The red kite (Milvus milvus) is the recipient of one of Wales’ most successful reintroduction campaigns, instating the breed as something of an unofficial Welsh national treasure. When you cross the border from England to Wales, it is likely to be the first bird of prey that you spy, and, for beginner bird-spotters, they are one of the easiest to identify thanks to their distinctive forked-tail and colouring. Their plumage is a rich chestnut, shot with black, and their dark brown wings have recognisable white patches towards the tip. They have pale grey heads and bright-yellow legs.
In Britain, the bird was pushed close to extinction due to extreme persecution between the 1800’s and mid-1900’s. Completely extinct in England and Scotland, a few breeding pairs clung on by the tip of their talons in the Cothi and Tywi valleys of mid-west Wales. Local landowners in these areas began an unofficial breeding programme, and so over the last 100 years their numbers have steadily increased, resulting in the extremely healthy population we have in Wales today.
England and Scotland have followed suit, and there have been numerous red kite reintroduction programmes since 1989, which has seen vast improvements in their numbers beyond the Welsh border. Once, kites were considered the lowest of the low, and their carrion-crunching ways in Shakespeare’s London saw the great bard use the word ‘kite’ as an insult in some of his plays. They might have stolen the odd chicken, but the vehemence with which they were reviled was rather ill-deserved, as they pose no great threat to livestock. They scavenge carrion and prey on worms, small birds and small mammals. Red kites are thankfully now admired and treasured rather than seen as a pest, and today we are much more likely to associate the breed with wildness and freedom over death and disease.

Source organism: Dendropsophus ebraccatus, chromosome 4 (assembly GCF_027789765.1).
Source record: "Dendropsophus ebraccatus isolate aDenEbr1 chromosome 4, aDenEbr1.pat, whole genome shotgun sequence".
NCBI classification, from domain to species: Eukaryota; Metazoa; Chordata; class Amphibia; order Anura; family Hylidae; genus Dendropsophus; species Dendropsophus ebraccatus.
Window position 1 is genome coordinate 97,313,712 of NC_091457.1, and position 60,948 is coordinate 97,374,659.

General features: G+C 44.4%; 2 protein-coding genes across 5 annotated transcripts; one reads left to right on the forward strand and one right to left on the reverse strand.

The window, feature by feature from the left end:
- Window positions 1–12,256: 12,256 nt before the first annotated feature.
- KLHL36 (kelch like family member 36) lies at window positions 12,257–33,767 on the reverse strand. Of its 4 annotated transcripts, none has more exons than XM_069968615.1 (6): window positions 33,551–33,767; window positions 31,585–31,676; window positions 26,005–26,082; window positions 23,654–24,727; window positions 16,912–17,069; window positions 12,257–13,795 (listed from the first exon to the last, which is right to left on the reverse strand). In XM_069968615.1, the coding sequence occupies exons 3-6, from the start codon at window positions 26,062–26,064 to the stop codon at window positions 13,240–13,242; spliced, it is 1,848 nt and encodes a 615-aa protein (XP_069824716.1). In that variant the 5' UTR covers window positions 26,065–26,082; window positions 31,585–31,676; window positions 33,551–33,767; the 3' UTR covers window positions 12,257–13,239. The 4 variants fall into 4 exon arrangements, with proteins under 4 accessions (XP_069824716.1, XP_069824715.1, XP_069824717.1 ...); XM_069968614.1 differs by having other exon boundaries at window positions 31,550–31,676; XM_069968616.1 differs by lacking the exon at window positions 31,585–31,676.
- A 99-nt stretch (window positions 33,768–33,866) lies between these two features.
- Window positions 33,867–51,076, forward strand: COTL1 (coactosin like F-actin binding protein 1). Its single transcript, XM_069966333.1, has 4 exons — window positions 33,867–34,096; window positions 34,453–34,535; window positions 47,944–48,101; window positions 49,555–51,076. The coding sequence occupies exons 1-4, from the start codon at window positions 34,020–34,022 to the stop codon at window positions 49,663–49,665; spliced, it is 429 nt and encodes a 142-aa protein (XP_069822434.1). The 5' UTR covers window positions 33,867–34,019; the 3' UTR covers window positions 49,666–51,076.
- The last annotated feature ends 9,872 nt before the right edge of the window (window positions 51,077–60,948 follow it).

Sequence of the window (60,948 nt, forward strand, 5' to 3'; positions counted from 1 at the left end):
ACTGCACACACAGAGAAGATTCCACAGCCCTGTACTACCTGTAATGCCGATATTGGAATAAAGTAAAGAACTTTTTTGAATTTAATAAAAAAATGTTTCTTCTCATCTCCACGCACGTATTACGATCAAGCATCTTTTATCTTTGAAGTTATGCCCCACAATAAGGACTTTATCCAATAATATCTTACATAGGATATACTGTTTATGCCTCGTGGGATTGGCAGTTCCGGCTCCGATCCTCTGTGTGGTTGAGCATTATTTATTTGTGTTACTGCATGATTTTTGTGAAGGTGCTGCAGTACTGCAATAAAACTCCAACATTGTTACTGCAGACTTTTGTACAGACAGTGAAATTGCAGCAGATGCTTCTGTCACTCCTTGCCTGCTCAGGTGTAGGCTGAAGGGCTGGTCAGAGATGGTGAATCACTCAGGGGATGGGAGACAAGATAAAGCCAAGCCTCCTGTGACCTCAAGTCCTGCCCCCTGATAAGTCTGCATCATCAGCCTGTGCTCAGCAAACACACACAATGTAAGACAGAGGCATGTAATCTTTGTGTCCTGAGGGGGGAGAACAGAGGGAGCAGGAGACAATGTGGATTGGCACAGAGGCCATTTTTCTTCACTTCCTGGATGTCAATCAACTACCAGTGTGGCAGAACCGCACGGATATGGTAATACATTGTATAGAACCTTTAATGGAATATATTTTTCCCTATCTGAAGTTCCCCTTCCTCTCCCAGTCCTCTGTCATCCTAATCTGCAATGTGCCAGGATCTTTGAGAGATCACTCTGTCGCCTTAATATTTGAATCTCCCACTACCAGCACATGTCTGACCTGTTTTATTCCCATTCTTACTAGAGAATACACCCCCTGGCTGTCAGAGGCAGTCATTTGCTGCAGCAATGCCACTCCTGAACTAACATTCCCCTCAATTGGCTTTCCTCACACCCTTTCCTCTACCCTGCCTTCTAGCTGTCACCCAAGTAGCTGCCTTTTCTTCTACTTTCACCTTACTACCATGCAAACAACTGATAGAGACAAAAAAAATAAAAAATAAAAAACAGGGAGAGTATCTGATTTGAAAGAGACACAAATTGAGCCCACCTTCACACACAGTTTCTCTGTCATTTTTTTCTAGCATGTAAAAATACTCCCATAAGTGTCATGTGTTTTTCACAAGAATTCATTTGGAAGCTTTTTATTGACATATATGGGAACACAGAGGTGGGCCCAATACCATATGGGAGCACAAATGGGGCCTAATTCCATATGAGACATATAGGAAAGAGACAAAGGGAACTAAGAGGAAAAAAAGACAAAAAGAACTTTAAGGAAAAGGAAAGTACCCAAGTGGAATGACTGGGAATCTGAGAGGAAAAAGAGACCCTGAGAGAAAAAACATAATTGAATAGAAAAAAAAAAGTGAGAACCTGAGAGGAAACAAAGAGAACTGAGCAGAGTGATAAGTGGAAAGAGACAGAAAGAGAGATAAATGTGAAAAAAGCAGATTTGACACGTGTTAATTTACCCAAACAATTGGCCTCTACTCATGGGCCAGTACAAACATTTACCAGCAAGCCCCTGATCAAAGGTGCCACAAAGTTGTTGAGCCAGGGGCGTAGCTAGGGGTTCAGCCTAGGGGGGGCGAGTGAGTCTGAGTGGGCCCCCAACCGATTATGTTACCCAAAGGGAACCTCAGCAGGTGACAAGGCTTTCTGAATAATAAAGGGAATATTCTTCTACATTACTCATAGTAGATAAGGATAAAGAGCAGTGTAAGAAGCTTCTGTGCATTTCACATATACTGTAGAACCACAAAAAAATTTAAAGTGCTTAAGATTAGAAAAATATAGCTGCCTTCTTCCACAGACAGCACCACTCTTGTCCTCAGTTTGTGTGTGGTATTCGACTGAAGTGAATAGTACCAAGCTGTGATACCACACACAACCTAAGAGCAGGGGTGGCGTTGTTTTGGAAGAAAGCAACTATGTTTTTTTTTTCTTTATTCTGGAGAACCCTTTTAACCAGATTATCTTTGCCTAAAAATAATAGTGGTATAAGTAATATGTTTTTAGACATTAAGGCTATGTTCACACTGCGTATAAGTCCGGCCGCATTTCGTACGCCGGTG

Red kites can thrive in a wide range of habitats, from woodlands, to moors, to wetlands. They usually mate for life, and build untidy nests from twigs in the high branches of trees, where they lay their eggs; usually 1-4 annually. They make formidable parents and ferociously protect their breeding sites—much more fiercely than their general territory—and females signal to their young to play dead should danger approach.
Red kites have few predators, and most threats to their existence are related to human activity. They are no longer widely persecuted and their reintroduction programmes have been successful, but despite this their recovery is not guaranteed longevity. Pesticide use inhibits their breeding success, and poor land husbandry reduces their habitat. The health of the land is essential to maintain their numbers and keep these majestic birds in our skies.
Any journey through Wales is likely produce a red kite sighting before long, to those with their eyes cast skyward and with keen eyes on fenceposts and telegraph poles, where red kites often sit and magisterially survey their kingdom. Look out for treetop ruckuses, as crows will often noisily mob red kites, making for an exciting opportunity to see some of the kites’ aeronautical moves; including a dramatic twist that sees them fly briefly upside-down, flashing their fearsome talons in warning to the pesky crows. For those wishing for a lengthier observation, there are several red kite centres and feeding stations in Wales. The nearest to Cambrian Wildwood is Bwlch Nant yr Arian, where twice-daily feeding takes place; a perfect opportunity to see an impressive and numerous squadron of red kites wheel and swoop.